A few players scooting off for their one-hour break contemplated heading outside for some vitamin D. That’s the one true benefit of taking dinner breaks right around the time of afternoon tea.
But as they pressed the bar on the heavy fire-door to the yard out back, they were confronted by something very weird. Water was falling from the sky.
“It’s raining,” Hossein Ensan said. He recognised this phenomenon from back in Europe. Garry Gates, now a Las Vegas resident, pressed the bar on the door anyway. “Oh,” he said and scurried back inside.
Ensan loitered close to the door and tugged on an e-cigarette, scarcely able to disguise the smile on his face. As they went on the break, he was sitting second in the World Series of Poker (WSOP) Main Event, with 43.725 million chips. That’s more than 100 big blinds in the biggest event of the year, with now only 24 people left.
“I’m having fun,” he said. “I play poker just for the fun. The money is nice, but it is fun.”
Ensan is perhaps not that well known here in Las Vegas, but we’ve encountered him many times on the European Poker Tour (EPT). None of us could miss him when he claimed the biggest win of his career at EPT Prague in 2015. He won €754,510 for that, which is around $850,000, and he can beat that if he makes the final table here. Ninth place will pay $1 million.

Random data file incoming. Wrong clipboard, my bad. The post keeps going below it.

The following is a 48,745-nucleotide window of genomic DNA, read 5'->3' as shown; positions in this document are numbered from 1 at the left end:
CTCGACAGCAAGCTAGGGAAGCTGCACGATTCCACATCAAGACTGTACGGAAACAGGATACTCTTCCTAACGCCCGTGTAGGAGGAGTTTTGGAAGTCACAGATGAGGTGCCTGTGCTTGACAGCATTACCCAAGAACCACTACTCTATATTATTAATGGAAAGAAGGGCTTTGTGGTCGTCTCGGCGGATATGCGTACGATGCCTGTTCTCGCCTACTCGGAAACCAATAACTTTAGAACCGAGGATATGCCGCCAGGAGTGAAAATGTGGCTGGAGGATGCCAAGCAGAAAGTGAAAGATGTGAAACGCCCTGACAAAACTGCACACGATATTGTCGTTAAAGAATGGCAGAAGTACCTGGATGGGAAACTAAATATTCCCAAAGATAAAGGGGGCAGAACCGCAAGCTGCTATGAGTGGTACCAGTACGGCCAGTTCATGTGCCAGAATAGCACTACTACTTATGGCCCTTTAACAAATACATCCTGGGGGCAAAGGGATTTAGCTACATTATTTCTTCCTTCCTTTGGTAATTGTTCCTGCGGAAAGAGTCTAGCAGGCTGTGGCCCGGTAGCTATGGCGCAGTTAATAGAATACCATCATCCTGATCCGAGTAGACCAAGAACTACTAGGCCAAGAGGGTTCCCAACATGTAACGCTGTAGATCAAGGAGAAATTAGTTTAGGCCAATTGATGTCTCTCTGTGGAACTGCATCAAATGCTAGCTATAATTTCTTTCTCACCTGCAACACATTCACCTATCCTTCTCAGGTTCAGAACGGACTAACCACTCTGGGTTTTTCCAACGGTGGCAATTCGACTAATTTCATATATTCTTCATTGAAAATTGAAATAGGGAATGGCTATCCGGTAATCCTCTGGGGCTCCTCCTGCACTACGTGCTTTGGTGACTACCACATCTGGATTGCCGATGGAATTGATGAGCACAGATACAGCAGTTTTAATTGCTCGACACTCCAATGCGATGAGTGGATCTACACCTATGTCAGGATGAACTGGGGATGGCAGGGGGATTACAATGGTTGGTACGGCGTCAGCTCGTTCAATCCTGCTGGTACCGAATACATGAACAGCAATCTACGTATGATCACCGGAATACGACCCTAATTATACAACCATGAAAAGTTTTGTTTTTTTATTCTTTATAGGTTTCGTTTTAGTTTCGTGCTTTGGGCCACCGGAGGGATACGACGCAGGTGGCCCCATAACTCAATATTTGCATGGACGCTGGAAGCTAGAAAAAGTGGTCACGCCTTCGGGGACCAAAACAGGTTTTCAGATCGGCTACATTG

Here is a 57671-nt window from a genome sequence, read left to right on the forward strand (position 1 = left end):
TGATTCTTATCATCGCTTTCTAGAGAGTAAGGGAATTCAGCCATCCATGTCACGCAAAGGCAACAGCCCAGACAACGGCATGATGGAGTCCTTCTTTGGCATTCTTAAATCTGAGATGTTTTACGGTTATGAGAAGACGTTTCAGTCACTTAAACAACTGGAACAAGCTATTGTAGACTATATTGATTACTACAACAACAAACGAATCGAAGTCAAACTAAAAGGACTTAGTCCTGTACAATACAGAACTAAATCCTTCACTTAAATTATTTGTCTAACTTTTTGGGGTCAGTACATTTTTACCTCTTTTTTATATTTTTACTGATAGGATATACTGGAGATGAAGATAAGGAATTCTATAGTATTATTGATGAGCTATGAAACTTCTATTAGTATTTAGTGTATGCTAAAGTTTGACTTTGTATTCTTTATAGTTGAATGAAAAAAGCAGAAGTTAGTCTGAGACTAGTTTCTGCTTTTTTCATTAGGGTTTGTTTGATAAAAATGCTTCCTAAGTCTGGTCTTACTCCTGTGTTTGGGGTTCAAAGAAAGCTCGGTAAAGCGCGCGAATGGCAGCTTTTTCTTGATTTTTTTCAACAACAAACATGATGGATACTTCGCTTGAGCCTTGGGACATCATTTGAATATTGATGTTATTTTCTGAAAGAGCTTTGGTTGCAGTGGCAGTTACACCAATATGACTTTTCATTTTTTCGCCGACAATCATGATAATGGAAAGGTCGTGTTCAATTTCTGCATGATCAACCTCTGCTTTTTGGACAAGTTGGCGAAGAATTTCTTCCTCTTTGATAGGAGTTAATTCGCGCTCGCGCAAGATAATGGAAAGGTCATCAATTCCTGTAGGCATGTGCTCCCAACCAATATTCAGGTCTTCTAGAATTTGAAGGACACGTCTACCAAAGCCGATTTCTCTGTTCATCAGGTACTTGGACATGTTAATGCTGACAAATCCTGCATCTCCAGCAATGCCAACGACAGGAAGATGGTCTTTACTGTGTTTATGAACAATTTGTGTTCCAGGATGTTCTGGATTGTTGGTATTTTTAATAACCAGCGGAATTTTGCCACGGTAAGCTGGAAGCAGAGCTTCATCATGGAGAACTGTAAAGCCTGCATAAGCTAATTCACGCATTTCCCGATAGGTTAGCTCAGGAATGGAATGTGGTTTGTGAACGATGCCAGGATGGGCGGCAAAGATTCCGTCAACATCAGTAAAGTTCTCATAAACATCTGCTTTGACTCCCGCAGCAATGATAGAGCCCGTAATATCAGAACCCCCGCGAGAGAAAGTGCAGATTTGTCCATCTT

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The Prague success came from his third EPT final table, a record matched by very few on Europe’s premier poker tour. There are around 28 people with three final table appearances on the EPT, but Ensan’s record is most remarkable because he didn’t make his first until Season 11, when fields were enormous and enormously tough. He He also came third in Barcelona in 2014, worth €652,667, and sixth in Malta less than a year later.
“EPT is harder,” Ensan said, when asked to compare the relative difficulties of the WSOP Main Event alongside his regular stomping ground. He was quick to add that things are getting significantly more difficult now, however, and to point to all the other things that need to combine for a deep run.
“You need luck, the cards,” he said. “And the skill.” He then paused and added: “And the balls.”
Ensan has long demonstrated possession of all of it, and there’s absolutely no doubt he is a genuine contender in this Main Event. If he makes it to the last nine, he will become the first ever EPT champion to then make a WSOP Main Event final table.
The only player ever to win an EPT and finish higher in this tournament is John Shipley, but he did it the other way round. Shipley finished seventh at the WSOP in 2002, two years before he then went on to win the inaugural EPT London. (He got $125,000 in Vegas and around $350,000 for winning in London.)
At present, Frederik Jensen’s 12th place last year represents the deepest run by an EPT champion in the Main Event. If he was interested in meaningless stats, that’s the target Ensan would have in his sights. But one strongly suspects Ensan is aiming even higher.
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